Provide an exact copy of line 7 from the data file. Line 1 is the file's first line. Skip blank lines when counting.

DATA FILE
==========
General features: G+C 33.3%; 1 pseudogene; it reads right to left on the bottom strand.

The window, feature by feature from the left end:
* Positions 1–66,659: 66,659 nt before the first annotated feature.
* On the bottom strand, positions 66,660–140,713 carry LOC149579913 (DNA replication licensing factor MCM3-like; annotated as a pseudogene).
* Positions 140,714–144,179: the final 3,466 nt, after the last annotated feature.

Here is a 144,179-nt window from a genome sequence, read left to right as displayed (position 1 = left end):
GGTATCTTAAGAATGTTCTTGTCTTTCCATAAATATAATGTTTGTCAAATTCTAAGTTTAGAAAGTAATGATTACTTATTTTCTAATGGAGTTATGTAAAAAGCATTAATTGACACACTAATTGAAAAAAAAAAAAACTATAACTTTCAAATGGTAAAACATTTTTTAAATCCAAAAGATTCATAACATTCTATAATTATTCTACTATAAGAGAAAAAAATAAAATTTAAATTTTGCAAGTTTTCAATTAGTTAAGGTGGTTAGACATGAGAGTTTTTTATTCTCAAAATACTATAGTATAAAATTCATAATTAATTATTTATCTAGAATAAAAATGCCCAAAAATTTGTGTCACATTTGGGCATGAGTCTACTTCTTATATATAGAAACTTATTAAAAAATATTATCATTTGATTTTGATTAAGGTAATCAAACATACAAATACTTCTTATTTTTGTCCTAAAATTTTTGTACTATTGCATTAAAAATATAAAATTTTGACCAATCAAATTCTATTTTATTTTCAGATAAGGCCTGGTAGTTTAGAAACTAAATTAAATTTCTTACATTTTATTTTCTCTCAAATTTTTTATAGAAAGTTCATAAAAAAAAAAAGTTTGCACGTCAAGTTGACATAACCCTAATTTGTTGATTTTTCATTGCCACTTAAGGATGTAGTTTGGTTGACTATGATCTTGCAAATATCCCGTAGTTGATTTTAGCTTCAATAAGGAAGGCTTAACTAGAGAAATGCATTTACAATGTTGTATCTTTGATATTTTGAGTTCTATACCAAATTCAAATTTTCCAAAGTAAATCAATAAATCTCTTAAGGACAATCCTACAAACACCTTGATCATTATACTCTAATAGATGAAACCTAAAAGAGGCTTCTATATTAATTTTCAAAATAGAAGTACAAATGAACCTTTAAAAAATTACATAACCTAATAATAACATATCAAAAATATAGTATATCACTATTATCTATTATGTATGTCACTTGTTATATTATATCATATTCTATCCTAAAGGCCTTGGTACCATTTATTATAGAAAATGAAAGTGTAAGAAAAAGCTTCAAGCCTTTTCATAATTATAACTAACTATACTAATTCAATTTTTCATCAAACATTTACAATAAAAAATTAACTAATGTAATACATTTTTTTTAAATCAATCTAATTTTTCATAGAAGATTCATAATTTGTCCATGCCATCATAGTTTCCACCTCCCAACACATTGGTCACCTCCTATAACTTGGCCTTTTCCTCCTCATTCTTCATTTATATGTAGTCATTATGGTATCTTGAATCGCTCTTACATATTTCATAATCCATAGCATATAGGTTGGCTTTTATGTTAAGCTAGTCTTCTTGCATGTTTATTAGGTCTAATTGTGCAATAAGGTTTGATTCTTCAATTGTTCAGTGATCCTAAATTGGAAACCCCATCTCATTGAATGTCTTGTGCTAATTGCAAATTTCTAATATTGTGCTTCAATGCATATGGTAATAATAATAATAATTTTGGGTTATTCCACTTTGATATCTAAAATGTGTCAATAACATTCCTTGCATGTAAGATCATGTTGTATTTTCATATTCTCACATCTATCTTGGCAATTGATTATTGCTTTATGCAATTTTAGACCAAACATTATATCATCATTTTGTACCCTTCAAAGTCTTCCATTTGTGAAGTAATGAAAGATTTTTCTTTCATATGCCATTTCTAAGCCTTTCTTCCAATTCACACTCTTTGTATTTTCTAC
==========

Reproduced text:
GGTATCTTAAGAATGTTCTTGTCTTTCCATAAATATAATGTTTGTCAAATTCTAAGTTTAGAAAGTAATGATTACTTATTTTCTAATGGAGTTATGTAAAAAGCATTAATTGACACACTAATTGAAAAAAAAAAAAACTATAACTTTCAAATGGTAAAACATTTTTTAAATCCAAAAGATTCATAACATTCTATAATTATTCTACTATAAGAGAAAAAAATAAAATTTAAATTTTGCAAGTTTTCAATTAGTTAAGGTGGTTAGACATGAGAGTTTTTTATTCTCAAAATACTATAGTATAAAATTCATAATTAATTATTTATCTAGAATAAAAATGCCCAAAAATTTGTGTCACATTTGGGCATGAGTCTACTTCTTATATATAGAAACTTATTAAAAAATATTATCATTTGATTTTGATTAAGGTAATCAAACATACAAATACTTCTTATTTTTGTCCTAAAATTTTTGTACTATTGCATTAAAAATATAAAATTTTGACCAATCAAATTCTATTTTATTTTCAGATAAGGCCTGGTAGTTTAGAAACTAAATTAAATTTCTTACATTTTATTTTCTCTCAAATTTTTTATAGAAAGTTCATAAAAAAAAAAAGTTTGCACGTCAAGTTGACATAACCCTAATTTGTTGATTTTTCATTGCCACTTAAGGATGTAGTTTGGTTGACTATGATCTTGCAAATATCCCGTAGTTGATTTTAGCTTCAATAAGGAAGGCTTAACTAGAGAAATGCATTTACAATGTTGTATCTTTGATATTTTGAGTTCTATACCAAATTCAAATTTTCCAAAGTAAATCAATAAATCTCTTAAGGACAATCCTACAAACACCTTGATCATTATACTCTAATAGATGAAACCTAAAAGAGGCTTCTATATTAATTTTCAAAATAGAAGTACAAATGAACCTTTAAAAAATTACATAACCTAATAATAACATATCAAAAATATAGTATATCACTATTATCTATTATGTATGTCACTTGTTATATTATATCATATTCTATCCTAAAGGCCTTGGTACCATTTATTATAGAAAATGAAAGTGTAAGAAAAAGCTTCAAGCCTTTTCATAATTATAACTAACTATACTAATTCAATTTTTCATCAAACATTTACAATAAAAAATTAACTAATGTAATACATTTTTTTTAAATCAATCTAATTTTTCATAGAAGATTCATAATTTGTCCATGCCATCATAGTTTCCACCTCCCAACACATTGGTCACCTCCTATAACTTGGCCTTTTCCTCCTCATTCTTCATTTATATGTAGTCATTATGGTATCTTGAATCGCTCTTACATATTTCATAATCCATAGCATATAGGTTGGCTTTTATGTTAAGCTAGTCTTCTTGCATGTTTATTAGGTCTAATTGTGCAATAAGGTTTGATTCTTCAATTGTTCAGTGATCCTAAATTGGAAACCCCATCTCATTGAATGTCTTGTGCTAATTGCAAATTTCTAATATTGTGCTTCAATGCATATGGTAATAATAATAATAATTTTGGGTTATTCCACTTTGATATCTAAAATGTGTCAATAACATTCCTTGCATGTAAGATCATGTTGTATTTTCATATTCTCACATCTATCTTGGCAATTGATTATTGCTTTATGCAATTTTAGACCAAACATTATATCATCATTTTGTACCCTTCAAAGTCTTCCATTTGTGAAGTAATGAAAGATTTTTCTTTCATATGCCATTTCTAAGCCTTTCTTCCAATTCACACTCTTTGTATTTTCTAC